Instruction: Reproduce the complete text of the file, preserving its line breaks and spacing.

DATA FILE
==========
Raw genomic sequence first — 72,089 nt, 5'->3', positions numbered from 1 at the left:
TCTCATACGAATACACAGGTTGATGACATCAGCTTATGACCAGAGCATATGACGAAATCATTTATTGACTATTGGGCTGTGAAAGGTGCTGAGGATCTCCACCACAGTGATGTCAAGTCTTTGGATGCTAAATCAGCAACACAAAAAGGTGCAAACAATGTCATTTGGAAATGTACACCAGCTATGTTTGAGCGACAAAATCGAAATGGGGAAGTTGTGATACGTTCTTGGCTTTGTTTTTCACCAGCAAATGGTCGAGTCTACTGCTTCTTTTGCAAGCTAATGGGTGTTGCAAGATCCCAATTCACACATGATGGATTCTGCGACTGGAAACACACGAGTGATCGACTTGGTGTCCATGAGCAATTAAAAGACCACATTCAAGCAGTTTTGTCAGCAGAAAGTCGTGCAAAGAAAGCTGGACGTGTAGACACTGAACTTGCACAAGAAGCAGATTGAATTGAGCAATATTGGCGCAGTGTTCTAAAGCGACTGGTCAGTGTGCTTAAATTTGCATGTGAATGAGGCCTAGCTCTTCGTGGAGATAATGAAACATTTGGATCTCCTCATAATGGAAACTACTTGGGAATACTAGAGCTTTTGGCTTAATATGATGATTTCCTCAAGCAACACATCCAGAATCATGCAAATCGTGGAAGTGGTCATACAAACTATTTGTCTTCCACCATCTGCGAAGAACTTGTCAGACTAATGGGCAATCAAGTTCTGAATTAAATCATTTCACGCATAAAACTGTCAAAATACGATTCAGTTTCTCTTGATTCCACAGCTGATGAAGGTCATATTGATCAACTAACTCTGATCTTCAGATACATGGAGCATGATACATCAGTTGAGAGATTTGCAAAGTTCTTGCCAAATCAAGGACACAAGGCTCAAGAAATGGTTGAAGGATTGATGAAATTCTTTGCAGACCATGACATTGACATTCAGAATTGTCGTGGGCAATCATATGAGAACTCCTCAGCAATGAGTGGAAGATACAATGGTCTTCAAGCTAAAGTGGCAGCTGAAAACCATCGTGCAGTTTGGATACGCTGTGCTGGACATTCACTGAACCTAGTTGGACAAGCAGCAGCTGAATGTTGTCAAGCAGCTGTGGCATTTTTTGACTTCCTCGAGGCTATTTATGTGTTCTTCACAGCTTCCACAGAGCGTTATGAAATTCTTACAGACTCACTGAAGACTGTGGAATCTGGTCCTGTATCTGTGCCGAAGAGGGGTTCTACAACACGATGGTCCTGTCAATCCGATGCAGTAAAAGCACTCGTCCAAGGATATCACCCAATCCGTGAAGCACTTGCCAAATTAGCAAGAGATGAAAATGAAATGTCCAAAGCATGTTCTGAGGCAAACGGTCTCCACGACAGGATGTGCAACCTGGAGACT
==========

Raw genomic sequence first — 72,089 nt, 5'->3', positions numbered from 1 at the left:
TCTCATACGAATACACAGGTTGATGACATCAGCTTATGACCAGAGCATATGACGAAATCATTTATTGACTATTGGGCTGTGAAAGGTGCTGAGGATCTCCACCACAGTGATGTCAAGTCTTTGGATGCTAAATCAGCAACACAAAAAGGTGCAAACAATGTCATTTGGAAATGTACACCAGCTATGTTTGAGCGACAAAATCGAAATGGGGAAGTTGTGATACGTTCTTGGCTTTGTTTTTCACCAGCAAATGGTCGAGTCTACTGCTTCTTTTGCAAGCTAATGGGTGTTGCAAGATCCCAATTCACACATGATGGATTCTGCGACTGGAAACACACGAGTGATCGACTTGGTGTCCATGAGCAATTAAAAGACCACATTCAAGCAGTTTTGTCAGCAGAAAGTCGTGCAAAGAAAGCTGGACGTGTAGACACTGAACTTGCACAAGAAGCAGATTGAATTGAGCAATATTGGCGCAGTGTTCTAAAGCGACTGGTCAGTGTGCTTAAATTTGCATGTGAATGAGGCCTAGCTCTTCGTGGAGATAATGAAACATTTGGATCTCCTCATAATGGAAACTACTTGGGAATACTAGAGCTTTTGGCTTAATATGATGATTTCCTCAAGCAACACATCCAGAATCATGCAAATCGTGGAAGTGGTCATACAAACTATTTGTCTTCCACCATCTGCGAAGAACTTGTCAGACTAATGGGCAATCAAGTTCTGAATTAAATCATTTCACGCATAAAACTGTCAAAATACGATTCAGTTTCTCTTGATTCCACAGCTGATGAAGGTCATATTGATCAACTAACTCTGATCTTCAGATACATGGAGCATGATACATCAGTTGAGAGATTTGCAAAGTTCTTGCCAAATCAAGGACACAAGGCTCAAGAAATGGTTGAAGGATTGATGAAATTCTTTGCAGACCATGACATTGACATTCAGAATTGTCGTGGGCAATCATATGAGAACTCCTCAGCAATGAGTGGAAGATACAATGGTCTTCAAGCTAAAGTGGCAGCTGAAAACCATCGTGCAGTTTGGATACGCTGTGCTGGACATTCACTGAACCTAGTTGGACAAGCAGCAGCTGAATGTTGTCAAGCAGCTGTGGCATTTTTTGACTTCCTCGAGGCTATTTATGTGTTCTTCACAGCTTCCACAGAGCGTTATGAAATTCTTACAGACTCACTGAAGACTGTGGAATCTGGTCCTGTATCTGTGCCGAAGAGGGGTTCTACAACACGATGGTCCTGTCAATCCGATGCAGTAAAAGCACTCGTCCAAGGATATCACCCAATCCGTGAAGCACTTGCCAAATTAGCAAGAGATGAAAATGAAATGTCCAAAGCATGTTCTGAGGCAAACGGTCTCCACGACAGGATGTGCAACCTGGAGACT